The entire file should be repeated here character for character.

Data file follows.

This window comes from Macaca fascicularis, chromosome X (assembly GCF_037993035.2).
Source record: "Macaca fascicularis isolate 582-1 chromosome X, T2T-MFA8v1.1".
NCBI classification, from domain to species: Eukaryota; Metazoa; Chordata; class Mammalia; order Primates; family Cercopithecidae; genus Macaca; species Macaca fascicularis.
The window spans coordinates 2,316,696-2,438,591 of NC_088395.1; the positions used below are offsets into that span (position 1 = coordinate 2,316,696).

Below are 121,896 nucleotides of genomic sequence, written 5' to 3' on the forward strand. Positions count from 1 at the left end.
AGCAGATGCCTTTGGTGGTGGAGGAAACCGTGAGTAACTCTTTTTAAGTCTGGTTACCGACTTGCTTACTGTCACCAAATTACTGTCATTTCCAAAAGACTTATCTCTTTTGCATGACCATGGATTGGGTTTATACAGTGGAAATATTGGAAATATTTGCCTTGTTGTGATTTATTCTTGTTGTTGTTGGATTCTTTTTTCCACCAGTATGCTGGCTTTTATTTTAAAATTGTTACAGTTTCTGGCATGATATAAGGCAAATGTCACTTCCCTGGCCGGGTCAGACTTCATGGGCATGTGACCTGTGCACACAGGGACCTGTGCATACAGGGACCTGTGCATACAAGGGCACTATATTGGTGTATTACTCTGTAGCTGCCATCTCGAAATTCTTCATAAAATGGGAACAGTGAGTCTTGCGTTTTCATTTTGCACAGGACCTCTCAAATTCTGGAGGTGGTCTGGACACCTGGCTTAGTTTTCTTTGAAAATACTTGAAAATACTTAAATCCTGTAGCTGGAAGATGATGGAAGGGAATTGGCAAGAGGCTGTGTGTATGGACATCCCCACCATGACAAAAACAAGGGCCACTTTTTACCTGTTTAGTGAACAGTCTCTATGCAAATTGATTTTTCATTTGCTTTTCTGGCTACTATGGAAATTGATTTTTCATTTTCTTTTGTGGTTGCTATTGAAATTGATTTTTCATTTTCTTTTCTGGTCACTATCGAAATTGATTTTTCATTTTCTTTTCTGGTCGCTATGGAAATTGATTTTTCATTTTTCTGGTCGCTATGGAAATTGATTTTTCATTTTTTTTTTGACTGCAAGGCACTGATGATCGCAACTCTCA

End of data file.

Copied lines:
This window comes from Macaca fascicularis, chromosome X (assembly GCF_037993035.2).
Source record: "Macaca fascicularis isolate 582-1 chromosome X, T2T-MFA8v1.1".
NCBI classification, from domain to species: Eukaryota; Metazoa; Chordata; class Mammalia; order Primates; family Cercopithecidae; genus Macaca; species Macaca fascicularis.
The window spans coordinates 2,316,696-2,438,591 of NC_088395.1; the positions used below are offsets into that span (position 1 = coordinate 2,316,696).

Below are 121,896 nucleotides of genomic sequence, written 5' to 3' on the forward strand. Positions count from 1 at the left end.
AGCAGATGCCTTTGGTGGTGGAGGAAACCGTGAGTAACTCTTTTTAAGTCTGGTTACCGACTTGCTTACTGTCACCAAATTACTGTCATTTCCAAAAGACTTATCTCTTTTGCATGACCATGGATTGGGTTTATACAGTGGAAATATTGGAAATATTTGCCTTGTTGTGATTTATTCTTGTTGTTGTTGGATTCTTTTTTCCACCAGTATGCTGGCTTTTATTTTAAAATTGTTACAGTTTCTGGCATGATATAAGGCAAATGTCACTTCCCTGGCCGGGTCAGACTTCATGGGCATGTGACCTGTGCACACAGGGACCTGTGCATACAGGGACCTGTGCATACAAGGGCACTATATTGGTGTATTACTCTGTAGCTGCCATCTCGAAATTCTTCATAAAATGGGAACAGTGAGTCTTGCGTTTTCATTTTGCACAGGACCTCTCAAATTCTGGAGGTGGTCTGGACACCTGGCTTAGTTTTCTTTGAAAATACTTGAAAATACTTAAATCCTGTAGCTGGAAGATGATGGAAGGGAATTGGCAAGAGGCTGTGTGTATGGACATCCCCACCATGACAAAAACAAGGGCCACTTTTTACCTGTTTAGTGAACAGTCTCTATGCAAATTGATTTTTCATTTGCTTTTCTGGCTACTATGGAAATTGATTTTTCATTTTCTTTTGTGGTTGCTATTGAAATTGATTTTTCATTTTCTTTTCTGGTCACTATCGAAATTGATTTTTCATTTTCTTTTCTGGTCGCTATGGAAATTGATTTTTCATTTTTCTGGTCGCTATGGAAATTGATTTTTCATTTTTTTTTTGACTGCAAGGCACTGATGATCGCAACTCTCA